Biology Major Awarded Grant for Scientific Research

August 06, 2012








Alexa Hartman ’13
Alexa Hartman ’13 attaches a pipette to a pipette aid while working on splitting HL-1 cells at the McAllister Heart Institute at the University of North Carolina at Chapel Hill. (Photo by Will Arey, UNC Health Care News Office)

Alexa Hartman ’13 has always been a “grab life by the uneven parallel bars” sort of girl. At the age of 13, she was a Junior Olympic gymnast. Her affinity for performing somersaults across leather-clad vaults landed her numerous accolades as well as in several hospital beds.

“I knew that I wanted to be a doctor since I was 11,” Hartman said. “I’ve broken many bones and have had a lot of surgeries, which made me want to help other people as a doctor.”

Although Hartman already has a packed resume—she is treasurer of her sorority, Alpha Omicron Pi; vice president of Rollins’ Chapter of the American Medical Student Association; vice president of Rollins’ Chapter of the American Society for Microbiology; and a member of the Rollins Sailing Team—her college career received a boost when she began working as research assistant to Assistant Professor of Biology Susan Walsh in the Student-Faculty Collaborative Scholarship Program.

Hartman worked with Walsh studying the genetic form of Parkinson’s disease as it relates to mitophagy, using yeast as a model system and focusing on three proteins and the degradation of mitochondria in the cell.

“I was continuously impressed with Lex’s motivation, preparedness, and competence,” Walsh said. “She managed to design site-directed mutagenesis of amino acids to make phosphomimetics before taking a single biochemistry, molecular biology, or genetics course. She walked into the laboratory barely knowing how to use a micropipet, but by the sixth week, she was planning and conducting her own experiments and working nearly independently.”

“Dr. Walsh is the one who really inspired me to do research,” Hartman said. “I never even realized that I would like doing research until working with her.”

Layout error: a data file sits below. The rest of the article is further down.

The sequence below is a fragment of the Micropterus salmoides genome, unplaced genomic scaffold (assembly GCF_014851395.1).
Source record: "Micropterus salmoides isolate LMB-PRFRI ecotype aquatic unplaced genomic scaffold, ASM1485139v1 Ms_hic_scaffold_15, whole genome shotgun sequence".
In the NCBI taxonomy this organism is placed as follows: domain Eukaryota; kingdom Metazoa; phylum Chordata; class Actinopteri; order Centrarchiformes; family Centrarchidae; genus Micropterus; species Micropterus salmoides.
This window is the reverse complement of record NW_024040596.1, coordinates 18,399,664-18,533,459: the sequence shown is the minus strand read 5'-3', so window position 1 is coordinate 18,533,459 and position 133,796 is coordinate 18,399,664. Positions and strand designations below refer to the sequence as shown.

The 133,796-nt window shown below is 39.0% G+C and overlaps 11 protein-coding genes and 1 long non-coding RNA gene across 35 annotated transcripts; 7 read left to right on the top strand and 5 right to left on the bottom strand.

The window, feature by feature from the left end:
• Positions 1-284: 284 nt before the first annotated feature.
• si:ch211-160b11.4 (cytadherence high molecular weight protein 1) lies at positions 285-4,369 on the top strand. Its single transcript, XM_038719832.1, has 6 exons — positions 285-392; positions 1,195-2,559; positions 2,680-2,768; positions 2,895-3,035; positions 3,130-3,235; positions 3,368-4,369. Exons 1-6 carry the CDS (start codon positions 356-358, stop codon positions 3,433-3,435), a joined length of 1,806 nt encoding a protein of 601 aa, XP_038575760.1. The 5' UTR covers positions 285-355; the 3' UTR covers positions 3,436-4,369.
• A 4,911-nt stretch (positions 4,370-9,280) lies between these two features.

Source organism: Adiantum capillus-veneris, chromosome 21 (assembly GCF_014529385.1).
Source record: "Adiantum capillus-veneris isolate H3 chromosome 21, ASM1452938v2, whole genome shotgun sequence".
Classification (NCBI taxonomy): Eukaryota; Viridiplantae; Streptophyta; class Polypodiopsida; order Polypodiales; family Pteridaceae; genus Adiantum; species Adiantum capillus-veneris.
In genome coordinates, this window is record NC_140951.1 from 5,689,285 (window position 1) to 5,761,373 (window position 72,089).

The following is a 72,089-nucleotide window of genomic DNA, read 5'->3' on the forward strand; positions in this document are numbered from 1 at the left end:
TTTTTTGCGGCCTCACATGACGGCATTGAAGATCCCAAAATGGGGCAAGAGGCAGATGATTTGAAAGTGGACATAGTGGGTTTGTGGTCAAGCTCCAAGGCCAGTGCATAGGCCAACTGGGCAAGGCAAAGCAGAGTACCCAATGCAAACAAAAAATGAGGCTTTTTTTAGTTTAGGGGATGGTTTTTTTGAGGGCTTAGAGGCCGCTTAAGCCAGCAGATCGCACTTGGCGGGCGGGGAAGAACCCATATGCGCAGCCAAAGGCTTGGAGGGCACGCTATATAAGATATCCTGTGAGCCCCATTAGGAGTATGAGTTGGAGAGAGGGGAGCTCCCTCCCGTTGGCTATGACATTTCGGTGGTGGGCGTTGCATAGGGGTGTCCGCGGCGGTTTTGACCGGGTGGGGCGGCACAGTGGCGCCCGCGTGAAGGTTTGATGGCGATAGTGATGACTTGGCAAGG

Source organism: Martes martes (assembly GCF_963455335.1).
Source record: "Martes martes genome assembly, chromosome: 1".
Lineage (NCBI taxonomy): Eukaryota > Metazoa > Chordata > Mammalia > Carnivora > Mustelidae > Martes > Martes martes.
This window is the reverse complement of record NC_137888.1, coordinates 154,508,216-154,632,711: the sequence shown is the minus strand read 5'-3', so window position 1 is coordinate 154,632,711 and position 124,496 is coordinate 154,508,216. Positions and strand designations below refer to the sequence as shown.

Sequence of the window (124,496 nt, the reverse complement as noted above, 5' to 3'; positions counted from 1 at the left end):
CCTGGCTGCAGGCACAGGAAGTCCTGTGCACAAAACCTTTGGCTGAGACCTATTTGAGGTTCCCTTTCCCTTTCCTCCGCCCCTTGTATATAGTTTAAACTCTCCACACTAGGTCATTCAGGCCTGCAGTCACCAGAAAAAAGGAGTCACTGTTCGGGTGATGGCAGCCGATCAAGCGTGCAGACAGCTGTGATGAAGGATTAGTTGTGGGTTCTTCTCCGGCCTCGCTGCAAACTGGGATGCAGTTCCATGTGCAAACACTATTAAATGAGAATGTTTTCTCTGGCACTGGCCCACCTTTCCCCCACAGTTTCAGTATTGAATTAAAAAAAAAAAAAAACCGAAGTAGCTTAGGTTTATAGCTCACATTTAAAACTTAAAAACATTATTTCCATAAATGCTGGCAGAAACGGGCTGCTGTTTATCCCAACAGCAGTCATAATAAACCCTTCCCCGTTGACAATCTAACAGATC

“In this short time, she cloned plasmids and helped to generate over 50 different yeast cell lines through sequential transformation and selection,” said Walsh. “In the end, her proposal was well written, despite the complicated, unpublished model on which it was based.”

Sponsored by Rollins, Hartman was able to present the findings of her research at the annual Sigma Xi conference in Raleigh, North Carolina, where she met Monte Willis, a principal investigator at the McAllister Heart Institute at the University of North Carolina at Chapel Hill, who took an interest in her research in the role of ubiquitination in familial Parkinson's disease.

The scientific research honor society Sigma Xi awarded Hartman with a Grant-in-Aid of Research providing her the opportunity to work with Willis for three months this summer in his laboratory at the McAllister Heart Institute. Researching the regulation of MuRF1 activity on cardiomyocyte metabolism via mechanical stress, she and Willis are using physiologic, molecular, and genetic approaches to study the role of protein-protein interactions and movement in heart failure and metabolism.

“We are working with HL1 cells derived from immortal murine cardiomyocytes,” Hartman said. “They are essentially cardiomyocytes that can live forever as long as you give them the proper growth conditions. The unique thing about these cells is that once they have confluent growth, they actually start to beat as if they were a heart inside the Petri dish.”

“It has been an amazing experience,” Hartman said. “The labs are huge and there is so much new equipment and technology to work with. There’s also this multitude of people who have so much knowledge. I’ve honestly been soaking in as much knowledge as I can. It’s like I’ve been bombarded with science, and I absolutely love it.”

This year, Hartman will travel twice to the University of North Carolina to present the findings from her summer research, once in the fall and again the spring with the possibility of attending the annual Experimental Biology Conference in Boston.

After obtaining her undergraduate degree from Rollins next May, Hartman hopes to return to the University of North Carolina as a UNC student and continue her research with Willis while pursuing a doctorate degree in laboratory medicine and pathology.

“She is genuinely motivated to succeed in the laboratory, and more importantly, she is passionate, inquisitive, precise, and careful about her work,” said Walsh. “Given her intrinsic ability and interest, I think she will succeed in any research experience, particularly those which allow her to investigate the cellular mechanism of human disease.”

“This summer is a starting point,” Hartman said. “There are so many other branches we can go off of with other proteins. We are going to start with this one, knock it down, and see what happens.”

This mentality seems to be an overarching motto in Hartman’s life—set a goal, knock it down, and see what happens.

By Brittany Fornof

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